Neuroblastoma seems to come in spurts. I know that there is nothing statistically significant but I have always been surprised by diagnoses. Many hospitals will have only a few diagnoses one year and then have 10 the next - and all within a few months of each other. It always seems strange but it is consistent enough that I know it is just the way things seem to happen. This seems to be true with other things as well. I can tell you that people contact me about neuroblastoma in the same way. One week I will have one person email me and then the next week I will have 10 contact me within a few days of each other. I don't know that this has any relevance in the world but it is something that has always amazed me.
What can I say? I have a simple brain and shiny objects excite me.
This week I have had some extremely interesting questions and what I would consider a rash of parents contacting me about "non-responders" and/or refractory kiddos. These kiddos and families are generally the ones that I often grow the closest to and know the best. This is probably simply because I get to know them the longest. In fact, 3 of my 4 best friends in the neuroblastoma world are parents of refractory kiddos. So, in that sense, they are close to my heart.
Refractory kiddos are primarily those kiddos that have stage 4 high risk neuroblastoma that partially respond to therapy but despite all of our best efforts don't ever seem to achieve remission. Their disease seem to take root in their bones and, like the gum that Ainsley left on my favorite comforter, never seems to go away.
It seems to me that about 20% of the high risk neuroblastoma population falls into this category. They finish the 5 or 6 rounds of the high dose induction and they still have this stubborn disease lingering in the bones. Some end up having MIBG therapy, some go through transplant, some go straight to antibody therapy, and some don't do anything at all - all with differing amounts of success. Thankfully, some of these kids will eventually achieve remission and go on to live normal disease free lives. Many others will never achieve remission, yet, they will go on for years, moving from one low dose therapy to another with this smoldering stable disease. Some will find minor improvement with various low dose phase 1 trials but most will just continue on a stable path.
I know what you are thinking. What made the difference. Which therapies worked?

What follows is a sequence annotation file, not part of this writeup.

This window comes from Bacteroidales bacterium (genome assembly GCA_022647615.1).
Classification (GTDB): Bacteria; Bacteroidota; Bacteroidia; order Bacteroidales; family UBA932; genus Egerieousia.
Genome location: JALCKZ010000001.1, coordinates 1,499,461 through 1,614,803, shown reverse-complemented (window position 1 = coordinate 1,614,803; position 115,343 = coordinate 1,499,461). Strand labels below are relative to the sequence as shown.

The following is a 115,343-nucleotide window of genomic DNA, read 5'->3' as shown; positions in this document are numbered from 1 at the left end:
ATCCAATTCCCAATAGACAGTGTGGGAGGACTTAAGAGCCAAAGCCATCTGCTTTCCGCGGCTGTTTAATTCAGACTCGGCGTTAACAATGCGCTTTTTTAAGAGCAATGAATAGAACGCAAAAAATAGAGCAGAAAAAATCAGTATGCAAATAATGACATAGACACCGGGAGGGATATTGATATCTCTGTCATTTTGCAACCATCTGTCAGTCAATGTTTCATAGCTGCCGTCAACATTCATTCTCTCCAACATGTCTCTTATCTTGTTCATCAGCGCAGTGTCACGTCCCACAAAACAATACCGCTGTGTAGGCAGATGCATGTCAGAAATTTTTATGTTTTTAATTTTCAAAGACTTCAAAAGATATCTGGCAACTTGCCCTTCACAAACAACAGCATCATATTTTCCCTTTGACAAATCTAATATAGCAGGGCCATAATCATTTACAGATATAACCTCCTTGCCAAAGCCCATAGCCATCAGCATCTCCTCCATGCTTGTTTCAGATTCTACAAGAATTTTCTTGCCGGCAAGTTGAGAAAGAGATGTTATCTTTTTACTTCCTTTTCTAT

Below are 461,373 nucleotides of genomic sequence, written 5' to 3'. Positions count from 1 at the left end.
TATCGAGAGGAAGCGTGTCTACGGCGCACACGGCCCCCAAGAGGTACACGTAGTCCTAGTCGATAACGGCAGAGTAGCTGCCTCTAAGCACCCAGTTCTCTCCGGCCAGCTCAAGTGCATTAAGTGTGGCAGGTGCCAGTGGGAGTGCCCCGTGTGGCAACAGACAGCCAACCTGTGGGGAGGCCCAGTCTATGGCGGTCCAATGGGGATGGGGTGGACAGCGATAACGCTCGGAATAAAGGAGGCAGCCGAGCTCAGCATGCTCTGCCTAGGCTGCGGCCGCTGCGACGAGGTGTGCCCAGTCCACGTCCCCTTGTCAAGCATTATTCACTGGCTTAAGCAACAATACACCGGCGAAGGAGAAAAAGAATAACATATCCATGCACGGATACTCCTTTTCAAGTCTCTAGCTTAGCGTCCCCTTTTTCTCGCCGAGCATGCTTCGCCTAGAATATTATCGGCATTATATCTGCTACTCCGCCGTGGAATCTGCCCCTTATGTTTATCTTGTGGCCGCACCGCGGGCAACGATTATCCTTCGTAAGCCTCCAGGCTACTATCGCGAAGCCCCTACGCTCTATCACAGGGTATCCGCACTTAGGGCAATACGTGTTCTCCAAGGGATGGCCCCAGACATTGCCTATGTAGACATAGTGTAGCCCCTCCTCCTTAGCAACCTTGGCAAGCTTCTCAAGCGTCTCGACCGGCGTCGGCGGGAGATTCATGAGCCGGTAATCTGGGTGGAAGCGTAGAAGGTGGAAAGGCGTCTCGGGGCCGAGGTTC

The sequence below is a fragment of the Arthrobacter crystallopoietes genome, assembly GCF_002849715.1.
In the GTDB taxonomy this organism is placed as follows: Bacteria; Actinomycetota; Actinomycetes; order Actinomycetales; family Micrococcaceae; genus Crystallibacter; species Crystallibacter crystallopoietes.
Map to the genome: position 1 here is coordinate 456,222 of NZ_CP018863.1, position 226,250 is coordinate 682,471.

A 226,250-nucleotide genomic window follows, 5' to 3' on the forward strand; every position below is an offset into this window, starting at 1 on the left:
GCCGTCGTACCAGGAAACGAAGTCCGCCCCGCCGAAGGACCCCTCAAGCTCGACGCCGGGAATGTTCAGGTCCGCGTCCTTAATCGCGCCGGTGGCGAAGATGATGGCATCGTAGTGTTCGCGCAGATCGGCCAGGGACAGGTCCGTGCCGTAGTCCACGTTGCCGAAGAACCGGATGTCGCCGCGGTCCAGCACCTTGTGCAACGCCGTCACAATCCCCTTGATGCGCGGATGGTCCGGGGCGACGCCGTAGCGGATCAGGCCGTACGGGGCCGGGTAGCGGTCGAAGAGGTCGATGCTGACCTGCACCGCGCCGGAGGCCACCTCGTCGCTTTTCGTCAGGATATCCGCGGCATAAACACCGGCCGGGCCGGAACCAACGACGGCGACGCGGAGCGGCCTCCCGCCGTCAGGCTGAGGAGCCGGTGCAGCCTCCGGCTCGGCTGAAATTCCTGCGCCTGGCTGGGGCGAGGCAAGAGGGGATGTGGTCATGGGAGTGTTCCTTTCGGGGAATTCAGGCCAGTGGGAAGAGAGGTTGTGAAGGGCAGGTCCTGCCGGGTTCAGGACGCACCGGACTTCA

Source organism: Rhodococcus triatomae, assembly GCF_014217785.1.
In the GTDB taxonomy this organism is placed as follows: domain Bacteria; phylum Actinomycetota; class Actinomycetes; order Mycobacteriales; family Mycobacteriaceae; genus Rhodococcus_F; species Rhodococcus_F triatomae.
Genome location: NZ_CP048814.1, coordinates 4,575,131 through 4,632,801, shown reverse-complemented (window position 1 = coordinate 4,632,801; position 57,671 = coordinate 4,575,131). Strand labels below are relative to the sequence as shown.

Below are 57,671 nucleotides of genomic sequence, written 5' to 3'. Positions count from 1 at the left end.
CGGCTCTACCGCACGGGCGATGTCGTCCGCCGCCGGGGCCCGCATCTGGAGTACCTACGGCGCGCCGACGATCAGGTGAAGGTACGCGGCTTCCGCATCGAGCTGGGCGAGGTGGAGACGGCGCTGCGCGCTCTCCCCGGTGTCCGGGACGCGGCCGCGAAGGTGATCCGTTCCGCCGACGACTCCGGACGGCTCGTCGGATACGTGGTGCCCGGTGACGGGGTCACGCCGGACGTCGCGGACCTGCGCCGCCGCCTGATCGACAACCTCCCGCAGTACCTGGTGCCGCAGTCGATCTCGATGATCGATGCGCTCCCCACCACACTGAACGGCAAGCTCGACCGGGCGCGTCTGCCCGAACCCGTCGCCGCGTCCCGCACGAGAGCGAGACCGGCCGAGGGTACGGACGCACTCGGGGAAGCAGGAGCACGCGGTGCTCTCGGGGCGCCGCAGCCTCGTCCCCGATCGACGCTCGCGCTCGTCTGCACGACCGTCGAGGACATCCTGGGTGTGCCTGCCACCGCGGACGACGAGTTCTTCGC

All of them? None of them? Some of them?
I wish I had an answer. It isn't that simple and I have not discovered one simple solution. With the exception of the 'do nothing' population, I have seen them all work and I have seen them all fail with no sort of rhyme or reason as to why.
A few years ago there was a group of researchers that actually looked at this group from the standpoint of survival and found this group to have some of the longest average survival. Ironically, it is not this slow responding disease that is the worst. It is often the most responsive disease to therapy that can be some of the scariest. I know that seems counter intuitive and not what many parents would like to hear but it is often true. I have always attributed this to the fact that aggressive disease was always growing more quickly and because much of the chemotherapy targeted the fastest dividing cells these were always the first to die. The more of the aggressive cells you have, the quicker the tumor dies. Unfortunately, this quick response can also be the sign of a more aggressive and often lethal disease.
From that perspective, one might be thinking that refractory disease might not be such a bad thing. Make no mistake, you still don't want to have disease left after therapy. You want it gone. However, somewhere between lightning responses and non responses is probably the best. Keep in mind though, refractory is not all bad (no matter what you hear), and I do know of many who have gone on to eventually achieve remission and go on to leave happy lives without therapy and doctors visits.
Don't give up hope. Refractory patients often get the benefit of time which many others do not.
Like purpose it just takes more effort and time.